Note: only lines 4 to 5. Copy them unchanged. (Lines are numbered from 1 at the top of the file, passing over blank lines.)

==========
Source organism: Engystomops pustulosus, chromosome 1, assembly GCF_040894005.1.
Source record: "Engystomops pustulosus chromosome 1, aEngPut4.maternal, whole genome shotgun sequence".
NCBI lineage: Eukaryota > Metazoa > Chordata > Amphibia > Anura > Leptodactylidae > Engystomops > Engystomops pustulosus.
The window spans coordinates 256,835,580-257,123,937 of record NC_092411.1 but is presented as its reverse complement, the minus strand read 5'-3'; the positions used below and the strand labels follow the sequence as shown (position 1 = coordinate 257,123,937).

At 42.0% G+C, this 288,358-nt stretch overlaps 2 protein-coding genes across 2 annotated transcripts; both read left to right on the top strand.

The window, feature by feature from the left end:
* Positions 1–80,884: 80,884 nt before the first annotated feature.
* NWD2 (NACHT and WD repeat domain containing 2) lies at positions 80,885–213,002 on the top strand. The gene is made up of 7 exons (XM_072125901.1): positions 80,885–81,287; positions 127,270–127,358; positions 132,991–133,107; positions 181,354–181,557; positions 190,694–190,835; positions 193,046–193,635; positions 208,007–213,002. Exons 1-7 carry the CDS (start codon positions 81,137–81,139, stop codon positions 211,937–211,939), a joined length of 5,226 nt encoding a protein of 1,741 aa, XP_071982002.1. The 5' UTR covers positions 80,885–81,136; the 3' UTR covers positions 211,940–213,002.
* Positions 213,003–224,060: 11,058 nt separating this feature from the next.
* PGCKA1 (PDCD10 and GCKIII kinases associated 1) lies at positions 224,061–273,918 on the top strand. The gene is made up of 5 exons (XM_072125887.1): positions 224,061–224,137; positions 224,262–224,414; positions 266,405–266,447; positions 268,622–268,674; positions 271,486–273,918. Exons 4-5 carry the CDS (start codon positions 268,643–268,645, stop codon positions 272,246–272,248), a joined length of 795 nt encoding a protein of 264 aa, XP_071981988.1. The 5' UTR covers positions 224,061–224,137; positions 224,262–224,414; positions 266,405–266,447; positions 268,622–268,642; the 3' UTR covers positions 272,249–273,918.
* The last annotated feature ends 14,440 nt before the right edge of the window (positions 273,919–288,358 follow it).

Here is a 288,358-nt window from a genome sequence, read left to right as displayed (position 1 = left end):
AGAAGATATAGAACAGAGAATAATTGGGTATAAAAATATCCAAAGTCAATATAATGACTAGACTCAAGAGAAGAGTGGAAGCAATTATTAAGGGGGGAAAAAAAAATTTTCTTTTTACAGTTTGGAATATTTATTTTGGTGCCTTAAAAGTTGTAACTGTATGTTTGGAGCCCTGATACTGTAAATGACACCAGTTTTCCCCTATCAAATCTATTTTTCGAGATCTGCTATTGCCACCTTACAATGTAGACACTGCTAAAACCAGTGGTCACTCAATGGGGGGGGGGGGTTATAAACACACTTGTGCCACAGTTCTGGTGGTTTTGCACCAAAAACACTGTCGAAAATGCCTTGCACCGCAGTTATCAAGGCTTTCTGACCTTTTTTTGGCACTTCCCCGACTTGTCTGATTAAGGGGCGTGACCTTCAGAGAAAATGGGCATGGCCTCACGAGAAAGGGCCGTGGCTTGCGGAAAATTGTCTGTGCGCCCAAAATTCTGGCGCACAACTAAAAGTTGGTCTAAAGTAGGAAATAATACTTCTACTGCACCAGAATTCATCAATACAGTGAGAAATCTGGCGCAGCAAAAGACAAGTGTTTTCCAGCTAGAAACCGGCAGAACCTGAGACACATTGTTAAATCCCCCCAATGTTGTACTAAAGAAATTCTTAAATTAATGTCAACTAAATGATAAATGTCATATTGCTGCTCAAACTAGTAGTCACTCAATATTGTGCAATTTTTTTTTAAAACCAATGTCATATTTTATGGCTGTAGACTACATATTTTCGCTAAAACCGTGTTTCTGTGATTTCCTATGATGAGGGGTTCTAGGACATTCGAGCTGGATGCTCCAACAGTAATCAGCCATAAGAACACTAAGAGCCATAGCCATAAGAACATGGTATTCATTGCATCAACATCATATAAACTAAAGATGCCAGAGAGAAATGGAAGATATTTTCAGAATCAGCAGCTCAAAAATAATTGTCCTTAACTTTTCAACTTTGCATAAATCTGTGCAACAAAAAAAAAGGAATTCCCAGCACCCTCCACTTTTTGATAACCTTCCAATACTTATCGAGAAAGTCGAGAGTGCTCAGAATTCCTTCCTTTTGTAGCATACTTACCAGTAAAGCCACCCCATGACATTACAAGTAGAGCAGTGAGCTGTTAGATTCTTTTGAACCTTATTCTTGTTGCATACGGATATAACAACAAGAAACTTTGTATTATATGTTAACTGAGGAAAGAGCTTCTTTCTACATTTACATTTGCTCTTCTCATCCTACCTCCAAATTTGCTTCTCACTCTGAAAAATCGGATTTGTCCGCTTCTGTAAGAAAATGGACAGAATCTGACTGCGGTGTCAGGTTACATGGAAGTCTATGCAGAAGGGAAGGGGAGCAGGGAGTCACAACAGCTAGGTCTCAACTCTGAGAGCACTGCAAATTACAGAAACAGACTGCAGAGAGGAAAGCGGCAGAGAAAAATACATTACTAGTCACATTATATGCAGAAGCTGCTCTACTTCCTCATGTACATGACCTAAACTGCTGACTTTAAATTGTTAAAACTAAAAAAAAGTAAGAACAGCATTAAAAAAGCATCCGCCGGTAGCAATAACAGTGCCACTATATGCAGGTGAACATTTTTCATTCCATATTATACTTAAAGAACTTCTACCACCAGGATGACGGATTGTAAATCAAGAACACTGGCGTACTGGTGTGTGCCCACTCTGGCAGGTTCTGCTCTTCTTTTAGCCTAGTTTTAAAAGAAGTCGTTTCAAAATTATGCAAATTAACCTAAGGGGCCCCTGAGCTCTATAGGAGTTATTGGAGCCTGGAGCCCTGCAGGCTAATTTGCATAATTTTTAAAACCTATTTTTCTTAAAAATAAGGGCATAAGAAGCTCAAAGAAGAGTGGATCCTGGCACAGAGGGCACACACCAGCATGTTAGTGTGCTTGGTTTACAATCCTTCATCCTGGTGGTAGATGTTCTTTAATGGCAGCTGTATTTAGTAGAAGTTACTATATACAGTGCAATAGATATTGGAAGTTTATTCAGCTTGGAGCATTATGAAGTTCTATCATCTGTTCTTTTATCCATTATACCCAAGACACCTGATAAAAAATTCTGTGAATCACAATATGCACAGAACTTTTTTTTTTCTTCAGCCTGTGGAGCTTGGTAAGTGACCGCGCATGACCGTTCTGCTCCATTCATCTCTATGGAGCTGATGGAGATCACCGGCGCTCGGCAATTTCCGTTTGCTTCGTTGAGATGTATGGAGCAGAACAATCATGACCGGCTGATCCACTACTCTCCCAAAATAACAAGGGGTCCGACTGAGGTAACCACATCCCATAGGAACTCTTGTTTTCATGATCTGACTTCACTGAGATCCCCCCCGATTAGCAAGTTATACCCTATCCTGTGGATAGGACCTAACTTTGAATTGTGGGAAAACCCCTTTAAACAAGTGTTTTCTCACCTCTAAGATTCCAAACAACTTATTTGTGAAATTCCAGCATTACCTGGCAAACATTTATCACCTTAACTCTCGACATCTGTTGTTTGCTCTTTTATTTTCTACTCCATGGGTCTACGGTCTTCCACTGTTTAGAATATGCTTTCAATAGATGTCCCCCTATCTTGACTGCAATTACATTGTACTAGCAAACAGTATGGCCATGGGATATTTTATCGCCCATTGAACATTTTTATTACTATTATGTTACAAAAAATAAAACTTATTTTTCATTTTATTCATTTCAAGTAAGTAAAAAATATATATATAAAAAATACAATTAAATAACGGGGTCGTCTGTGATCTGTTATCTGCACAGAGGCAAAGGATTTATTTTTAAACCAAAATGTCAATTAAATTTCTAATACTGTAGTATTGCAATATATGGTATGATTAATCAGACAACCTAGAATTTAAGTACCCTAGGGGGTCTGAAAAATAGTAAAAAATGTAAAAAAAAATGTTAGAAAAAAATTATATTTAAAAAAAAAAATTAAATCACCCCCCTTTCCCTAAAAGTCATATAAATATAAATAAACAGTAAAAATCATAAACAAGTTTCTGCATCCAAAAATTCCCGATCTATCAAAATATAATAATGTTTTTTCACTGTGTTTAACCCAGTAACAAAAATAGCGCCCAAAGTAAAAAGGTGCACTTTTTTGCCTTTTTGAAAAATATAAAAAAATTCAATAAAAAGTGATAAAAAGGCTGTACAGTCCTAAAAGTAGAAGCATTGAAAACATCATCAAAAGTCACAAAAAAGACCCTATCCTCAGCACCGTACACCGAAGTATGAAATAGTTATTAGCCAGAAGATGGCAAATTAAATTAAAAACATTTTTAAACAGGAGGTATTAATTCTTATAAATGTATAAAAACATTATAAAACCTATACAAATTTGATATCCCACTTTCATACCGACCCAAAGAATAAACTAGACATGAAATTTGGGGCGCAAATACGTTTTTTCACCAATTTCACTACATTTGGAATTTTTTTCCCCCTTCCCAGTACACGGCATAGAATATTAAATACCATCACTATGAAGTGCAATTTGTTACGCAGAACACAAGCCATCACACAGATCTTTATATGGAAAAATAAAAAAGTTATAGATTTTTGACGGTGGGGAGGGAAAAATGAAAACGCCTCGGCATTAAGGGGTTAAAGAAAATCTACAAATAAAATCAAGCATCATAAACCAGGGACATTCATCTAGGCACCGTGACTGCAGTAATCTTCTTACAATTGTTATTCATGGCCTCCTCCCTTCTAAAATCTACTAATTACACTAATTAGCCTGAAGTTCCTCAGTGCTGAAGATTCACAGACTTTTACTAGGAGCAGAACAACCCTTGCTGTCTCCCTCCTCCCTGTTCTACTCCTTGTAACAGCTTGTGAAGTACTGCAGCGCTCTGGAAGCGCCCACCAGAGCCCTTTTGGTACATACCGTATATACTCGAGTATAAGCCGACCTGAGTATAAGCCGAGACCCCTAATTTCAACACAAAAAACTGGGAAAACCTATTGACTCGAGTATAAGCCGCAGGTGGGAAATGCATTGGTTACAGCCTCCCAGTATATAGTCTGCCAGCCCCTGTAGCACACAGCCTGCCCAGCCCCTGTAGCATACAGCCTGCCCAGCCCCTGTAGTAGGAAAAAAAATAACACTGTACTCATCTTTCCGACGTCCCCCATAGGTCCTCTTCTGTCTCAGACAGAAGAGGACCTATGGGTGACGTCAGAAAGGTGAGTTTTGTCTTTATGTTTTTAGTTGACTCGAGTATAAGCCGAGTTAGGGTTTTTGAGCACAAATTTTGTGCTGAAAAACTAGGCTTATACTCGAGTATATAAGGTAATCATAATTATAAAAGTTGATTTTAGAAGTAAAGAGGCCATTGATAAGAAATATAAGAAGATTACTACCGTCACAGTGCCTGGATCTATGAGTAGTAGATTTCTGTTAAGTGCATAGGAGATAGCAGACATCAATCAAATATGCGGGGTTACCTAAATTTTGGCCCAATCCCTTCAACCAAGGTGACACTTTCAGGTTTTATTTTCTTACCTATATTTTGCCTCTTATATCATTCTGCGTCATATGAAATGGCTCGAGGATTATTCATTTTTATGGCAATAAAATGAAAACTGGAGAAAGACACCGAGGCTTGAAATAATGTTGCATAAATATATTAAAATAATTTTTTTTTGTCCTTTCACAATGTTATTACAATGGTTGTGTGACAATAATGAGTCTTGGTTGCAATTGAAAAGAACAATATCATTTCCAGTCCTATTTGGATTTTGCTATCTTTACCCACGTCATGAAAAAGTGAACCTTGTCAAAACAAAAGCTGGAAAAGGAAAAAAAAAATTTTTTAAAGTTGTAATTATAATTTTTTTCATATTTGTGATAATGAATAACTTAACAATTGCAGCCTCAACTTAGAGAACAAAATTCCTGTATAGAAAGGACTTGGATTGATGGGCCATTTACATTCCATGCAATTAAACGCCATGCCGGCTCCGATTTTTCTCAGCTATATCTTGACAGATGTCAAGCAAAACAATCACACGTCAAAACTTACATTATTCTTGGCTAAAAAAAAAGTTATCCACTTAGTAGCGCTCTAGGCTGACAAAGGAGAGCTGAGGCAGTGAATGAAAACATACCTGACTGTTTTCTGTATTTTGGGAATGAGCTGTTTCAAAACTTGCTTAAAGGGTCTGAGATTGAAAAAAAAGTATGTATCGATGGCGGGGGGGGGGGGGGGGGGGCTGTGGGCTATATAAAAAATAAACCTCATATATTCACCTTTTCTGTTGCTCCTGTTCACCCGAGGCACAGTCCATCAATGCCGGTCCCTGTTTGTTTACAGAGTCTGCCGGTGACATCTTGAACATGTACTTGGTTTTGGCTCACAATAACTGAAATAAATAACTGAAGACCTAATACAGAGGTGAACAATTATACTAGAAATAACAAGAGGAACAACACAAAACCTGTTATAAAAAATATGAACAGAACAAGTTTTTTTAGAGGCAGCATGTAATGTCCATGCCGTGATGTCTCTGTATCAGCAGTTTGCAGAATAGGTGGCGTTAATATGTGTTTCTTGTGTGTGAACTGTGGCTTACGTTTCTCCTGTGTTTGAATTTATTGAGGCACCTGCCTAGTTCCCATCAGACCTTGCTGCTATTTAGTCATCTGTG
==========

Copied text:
The window spans coordinates 256,835,580-257,123,937 of record NC_092411.1 but is presented as its reverse complement, the minus strand read 5'-3'; the positions used below and the strand labels follow the sequence as shown (position 1 = coordinate 257,123,937).

At 42.0% G+C, this 288,358-nt stretch overlaps 2 protein-coding genes across 2 annotated transcripts; both read left to right on the top strand.